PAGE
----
South Korea’s opposition-controlled parliament on Wednesday voted to impeach the country’s interior and safety minister, Lee Sang-min, holding him responsible for government failures in disaster planning and the response that likely contributed to the high death toll in a crowd crush that killed nearly 160 people in October.
The impeachment suspends Mr. Lee from his duties and the country’s Constitutional Court has 180 days to rule on whether to unseat him for good or give him back the job.
Vice Minister Han Chang-seob will step in as acting minister until the Constitutional Court decides on Mr. Lee’s fate.
Mr. Lee is seen as a key ally of conservative President Yoon Suk Yeol, whose office issued an irritated response to his impeachment, accusing opposition lawmakers of abandoning legislative principles and creating “shameful history.”
Mr. Lee issued a statement expressing regret after lawmakers voted 179-109 in favor of impeaching him and said he would defend his case in the Constitutional Court.
“(I) hope that the vacuum in public safety (management) created by this unprecedented situation would be minimised,” Mr. Lee said.
Mr. Lee is the first ever South Korean Cabinet minister to be impeached by the National Assembly. Lawmakers had previously impeached former conservative President Park Geun-hye in December 2016. Three months later she was formally removed from office by the Constitutional Court and arrested over a huge corruption scandal.
Mr. Lee’s impeachment highlights the growing impasse Mr. Yoon faces in a parliament controlled by his liberal opponents and could further intensify the country’s partisan political fighting that has fueled a national divide.
Mr. Lee’s impeachment came weeks after police announced they are seeking criminal charges, including involuntary manslaughter and negligence, against 23 officials, about half of them law enforcement officers, for a lack of safety measures they said were responsible for the crowd crush in Itaewon, a major nightlife district in Seoul.
Following a 74-day inquiry into the incident, a special investigation team led by the National Police Agency concluded that police and public officials in Seoul’s Yongsan district failed to employ meaningful crowd control measures despite anticipating huge gatherings of Halloween revelers. They also ignored pedestrian calls placed to police hotlines that warned of a swelling crowd hours before the surge turned deadly on October 28.
Officials also botched their response once people began getting toppled over and crushed in a narrow alley clogged with partygoers near Hamilton Hotel around 10 p.m., failing to establish effective control of the scene and allow rescue workers to reach the injured in time.
However, opposition politicians claimed that police investigators went soft on higher members of Mr. Yoon’s government, including Mr. Lee and National Police Agency Commissioner General Yoon Hee-keun, who were facing calls to resign.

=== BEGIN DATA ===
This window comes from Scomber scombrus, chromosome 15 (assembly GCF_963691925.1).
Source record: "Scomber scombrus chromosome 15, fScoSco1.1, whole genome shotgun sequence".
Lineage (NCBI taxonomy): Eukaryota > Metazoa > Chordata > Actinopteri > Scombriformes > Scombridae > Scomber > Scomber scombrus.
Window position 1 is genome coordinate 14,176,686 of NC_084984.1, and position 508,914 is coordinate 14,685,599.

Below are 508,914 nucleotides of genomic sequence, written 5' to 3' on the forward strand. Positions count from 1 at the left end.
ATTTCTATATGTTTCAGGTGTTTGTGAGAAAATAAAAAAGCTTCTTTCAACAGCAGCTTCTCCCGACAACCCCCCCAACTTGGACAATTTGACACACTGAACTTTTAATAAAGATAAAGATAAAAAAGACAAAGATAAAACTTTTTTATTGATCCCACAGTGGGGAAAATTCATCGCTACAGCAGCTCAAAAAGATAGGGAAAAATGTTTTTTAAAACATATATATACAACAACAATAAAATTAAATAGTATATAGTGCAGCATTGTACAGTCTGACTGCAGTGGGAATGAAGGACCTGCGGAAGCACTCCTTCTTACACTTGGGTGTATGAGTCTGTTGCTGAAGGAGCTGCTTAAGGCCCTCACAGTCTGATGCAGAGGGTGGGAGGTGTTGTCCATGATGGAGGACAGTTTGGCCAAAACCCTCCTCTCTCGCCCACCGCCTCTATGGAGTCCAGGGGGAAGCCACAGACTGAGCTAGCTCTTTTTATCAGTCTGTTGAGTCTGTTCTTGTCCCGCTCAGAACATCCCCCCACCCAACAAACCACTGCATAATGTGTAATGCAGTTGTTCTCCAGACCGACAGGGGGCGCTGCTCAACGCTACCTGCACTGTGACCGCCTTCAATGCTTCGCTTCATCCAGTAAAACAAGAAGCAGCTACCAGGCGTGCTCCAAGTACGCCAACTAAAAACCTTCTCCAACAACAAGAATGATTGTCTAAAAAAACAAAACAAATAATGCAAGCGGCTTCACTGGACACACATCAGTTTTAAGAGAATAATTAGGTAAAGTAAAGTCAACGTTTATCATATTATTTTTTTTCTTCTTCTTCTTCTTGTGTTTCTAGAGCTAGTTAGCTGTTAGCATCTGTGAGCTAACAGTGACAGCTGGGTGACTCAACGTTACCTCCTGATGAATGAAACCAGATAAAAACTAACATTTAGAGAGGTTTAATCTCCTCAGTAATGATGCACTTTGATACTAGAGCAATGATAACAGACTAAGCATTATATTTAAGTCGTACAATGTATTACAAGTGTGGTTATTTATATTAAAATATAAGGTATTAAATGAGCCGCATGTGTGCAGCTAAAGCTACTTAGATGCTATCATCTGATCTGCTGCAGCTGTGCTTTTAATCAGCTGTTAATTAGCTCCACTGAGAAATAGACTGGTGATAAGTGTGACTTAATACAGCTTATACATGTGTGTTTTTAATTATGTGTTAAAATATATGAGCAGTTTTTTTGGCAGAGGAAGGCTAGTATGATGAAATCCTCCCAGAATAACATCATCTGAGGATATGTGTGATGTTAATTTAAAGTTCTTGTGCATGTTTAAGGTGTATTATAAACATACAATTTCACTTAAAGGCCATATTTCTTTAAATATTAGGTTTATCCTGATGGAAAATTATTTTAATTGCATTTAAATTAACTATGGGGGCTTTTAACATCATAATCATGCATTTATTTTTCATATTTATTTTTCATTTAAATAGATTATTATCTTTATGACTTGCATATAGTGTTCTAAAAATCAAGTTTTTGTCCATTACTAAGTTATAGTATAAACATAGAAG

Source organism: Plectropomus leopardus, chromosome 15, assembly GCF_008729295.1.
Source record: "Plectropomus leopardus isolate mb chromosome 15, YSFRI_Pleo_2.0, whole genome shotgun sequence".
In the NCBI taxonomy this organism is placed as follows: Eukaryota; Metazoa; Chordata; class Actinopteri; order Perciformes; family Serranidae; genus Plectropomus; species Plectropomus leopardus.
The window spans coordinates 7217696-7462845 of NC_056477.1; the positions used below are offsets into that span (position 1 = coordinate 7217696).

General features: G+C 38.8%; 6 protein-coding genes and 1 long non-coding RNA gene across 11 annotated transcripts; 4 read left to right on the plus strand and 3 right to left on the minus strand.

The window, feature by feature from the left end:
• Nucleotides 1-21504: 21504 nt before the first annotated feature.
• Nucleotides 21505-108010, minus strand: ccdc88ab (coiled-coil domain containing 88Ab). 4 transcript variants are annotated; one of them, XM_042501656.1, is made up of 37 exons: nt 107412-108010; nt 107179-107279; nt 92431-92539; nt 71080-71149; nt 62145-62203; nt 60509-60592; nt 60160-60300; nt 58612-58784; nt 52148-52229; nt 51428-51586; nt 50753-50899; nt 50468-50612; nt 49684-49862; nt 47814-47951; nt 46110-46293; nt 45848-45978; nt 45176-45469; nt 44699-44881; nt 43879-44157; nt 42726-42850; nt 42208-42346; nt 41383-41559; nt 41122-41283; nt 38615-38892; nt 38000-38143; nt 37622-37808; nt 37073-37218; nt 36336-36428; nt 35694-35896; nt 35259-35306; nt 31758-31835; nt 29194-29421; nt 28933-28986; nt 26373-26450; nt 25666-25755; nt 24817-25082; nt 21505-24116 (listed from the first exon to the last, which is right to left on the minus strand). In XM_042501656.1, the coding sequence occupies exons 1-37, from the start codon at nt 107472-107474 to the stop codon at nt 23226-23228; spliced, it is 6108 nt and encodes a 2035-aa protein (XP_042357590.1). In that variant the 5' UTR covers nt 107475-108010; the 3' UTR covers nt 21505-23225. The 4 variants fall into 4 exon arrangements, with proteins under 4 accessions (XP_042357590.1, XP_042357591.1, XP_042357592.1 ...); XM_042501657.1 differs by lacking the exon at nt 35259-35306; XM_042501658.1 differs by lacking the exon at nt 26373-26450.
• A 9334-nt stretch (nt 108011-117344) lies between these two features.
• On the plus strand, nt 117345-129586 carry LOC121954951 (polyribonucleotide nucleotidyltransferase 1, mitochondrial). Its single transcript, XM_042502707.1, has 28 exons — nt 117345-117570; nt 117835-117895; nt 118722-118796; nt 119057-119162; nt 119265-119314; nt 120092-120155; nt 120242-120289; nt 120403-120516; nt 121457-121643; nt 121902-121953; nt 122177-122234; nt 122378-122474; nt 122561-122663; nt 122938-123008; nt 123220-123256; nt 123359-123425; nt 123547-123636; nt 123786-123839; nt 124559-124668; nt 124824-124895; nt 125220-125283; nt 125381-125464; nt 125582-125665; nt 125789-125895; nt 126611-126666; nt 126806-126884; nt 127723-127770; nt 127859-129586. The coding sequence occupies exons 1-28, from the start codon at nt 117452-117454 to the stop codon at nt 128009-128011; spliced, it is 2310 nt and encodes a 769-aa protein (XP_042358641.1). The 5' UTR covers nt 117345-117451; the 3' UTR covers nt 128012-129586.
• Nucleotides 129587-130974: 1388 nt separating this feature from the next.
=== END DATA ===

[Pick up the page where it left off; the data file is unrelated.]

The police investigators said they had closed their probes on Mr. Lee’s ministry and the National Police Agency before handing over the case to prosecutors, saying it was difficult to establish the direct responsibility of those offices.
Oh Yeong-hwan, lawmaker and spokesperson for the main opposition Democratic Party, said lawmakers “carried out the order of the people” in impeaching Mr. Lee, who he said should be held responsible for the deadly crowd surge in Itaewon. He criticized Yoon for sticking with Mr. Lee in the face of mounting calls for his removal.
“The National Assembly had to hold (Mr. Lee) to account, because President Yoon Suk Yeol refused to accept that responsibility,” Oh said.
Lawmaker Jang Dong-hyuk of Yoon’s People’s Power Party accused the opposition of “tramping on (South Korea’s) constitutional order,” insisting that Lee was impeached without a justifiable cause.
He insisted that the liberals were motivated by political vendetta against Yoon as prosecutors under his government push forward an investigation into corruption allegations surrounding Democratic Party Chairman Lee Jae-myung, a firebrand lawmaker who narrowly lost to Yoon in last year’s presidential elections.
Lee Sang-min faced huge criticism shortly after the crowd crush after he insisted that having more police and emergency personnel on the ground still wouldn’t have prevented the tragedy in Itaewon, in what was seen as an attempt to sidestep questions about the lack of preventive measures.
Despite anticipating a crowd of more than 100,000, Seoul police had assigned 137 officers to Itaewon on the day of the crush. Those officers were focused on monitoring narcotics use and violent crimes, which experts say left few resources for pedestrian safety.
Some experts have called the crush in Itaewon a “manmade disaster” that could have been prevented with fairly simple steps, such as employing more police and public workers to monitor bottleneck points, enforcing one-way walk lanes and blocking narrow pathways or temporarily closing Itaewon’s subway station to prevent large numbers of people moving in the same direction.